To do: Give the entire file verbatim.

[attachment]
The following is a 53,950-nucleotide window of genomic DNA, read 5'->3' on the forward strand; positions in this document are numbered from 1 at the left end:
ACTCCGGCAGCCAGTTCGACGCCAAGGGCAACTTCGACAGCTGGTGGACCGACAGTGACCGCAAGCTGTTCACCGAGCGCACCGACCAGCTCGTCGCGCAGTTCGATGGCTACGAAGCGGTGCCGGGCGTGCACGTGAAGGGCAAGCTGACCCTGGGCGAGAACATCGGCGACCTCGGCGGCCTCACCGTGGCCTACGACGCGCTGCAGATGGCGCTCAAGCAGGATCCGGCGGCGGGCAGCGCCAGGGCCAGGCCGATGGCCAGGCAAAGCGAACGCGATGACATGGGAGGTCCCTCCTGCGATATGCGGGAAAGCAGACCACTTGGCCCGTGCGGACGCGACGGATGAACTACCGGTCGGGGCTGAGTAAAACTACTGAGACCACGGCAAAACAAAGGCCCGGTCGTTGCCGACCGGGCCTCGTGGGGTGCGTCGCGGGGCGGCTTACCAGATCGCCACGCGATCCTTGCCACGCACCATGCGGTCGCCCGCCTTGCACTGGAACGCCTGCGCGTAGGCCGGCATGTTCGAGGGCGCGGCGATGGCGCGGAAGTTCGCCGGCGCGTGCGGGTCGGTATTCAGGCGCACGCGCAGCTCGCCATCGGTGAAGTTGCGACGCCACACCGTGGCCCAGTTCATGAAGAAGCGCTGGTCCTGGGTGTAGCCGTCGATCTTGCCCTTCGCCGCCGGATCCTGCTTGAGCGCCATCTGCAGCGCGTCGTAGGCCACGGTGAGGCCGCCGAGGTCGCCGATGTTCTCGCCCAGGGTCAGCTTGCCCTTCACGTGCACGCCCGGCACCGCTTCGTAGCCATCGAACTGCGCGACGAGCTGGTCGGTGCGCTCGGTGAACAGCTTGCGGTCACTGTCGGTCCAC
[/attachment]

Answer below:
The following is a 53,950-nucleotide window of genomic DNA, read 5'->3' on the forward strand; positions in this document are numbered from 1 at the left end:
ACTCCGGCAGCCAGTTCGACGCCAAGGGCAACTTCGACAGCTGGTGGACCGACAGTGACCGCAAGCTGTTCACCGAGCGCACCGACCAGCTCGTCGCGCAGTTCGATGGCTACGAAGCGGTGCCGGGCGTGCACGTGAAGGGCAAGCTGACCCTGGGCGAGAACATCGGCGACCTCGGCGGCCTCACCGTGGCCTACGACGCGCTGCAGATGGCGCTCAAGCAGGATCCGGCGGCGGGCAGCGCCAGGGCCAGGCCGATGGCCAGGCAAAGCGAACGCGATGACATGGGAGGTCCCTCCTGCGATATGCGGGAAAGCAGACCACTTGGCCCGTGCGGACGCGACGGATGAACTACCGGTCGGGGCTGAGTAAAACTACTGAGACCACGGCAAAACAAAGGCCCGGTCGTTGCCGACCGGGCCTCGTGGGGTGCGTCGCGGGGCGGCTTACCAGATCGCCACGCGATCCTTGCCACGCACCATGCGGTCGCCCGCCTTGCACTGGAACGCCTGCGCGTAGGCCGGCATGTTCGAGGGCGCGGCGATGGCGCGGAAGTTCGCCGGCGCGTGCGGGTCGGTATTCAGGCGCACGCGCAGCTCGCCATCGGTGAAGTTGCGACGCCACACCGTGGCCCAGTTCATGAAGAAGCGCTGGTCCTGGGTGTAGCCGTCGATCTTGCCCTTCGCCGCCGGATCCTGCTTGAGCGCCATCTGCAGCGCGTCGTAGGCCACGGTGAGGCCGCCGAGGTCGCCGATGTTCTCGCCCAGGGTCAGCTTGCCCTTCACGTGCACGCCCGGCACCGCTTCGTAGCCATCGAACTGCGCGACGAGCTGGTCGGTGCGCTCGGTGAACAGCTTGCGGTCACTGTCGGTCCAC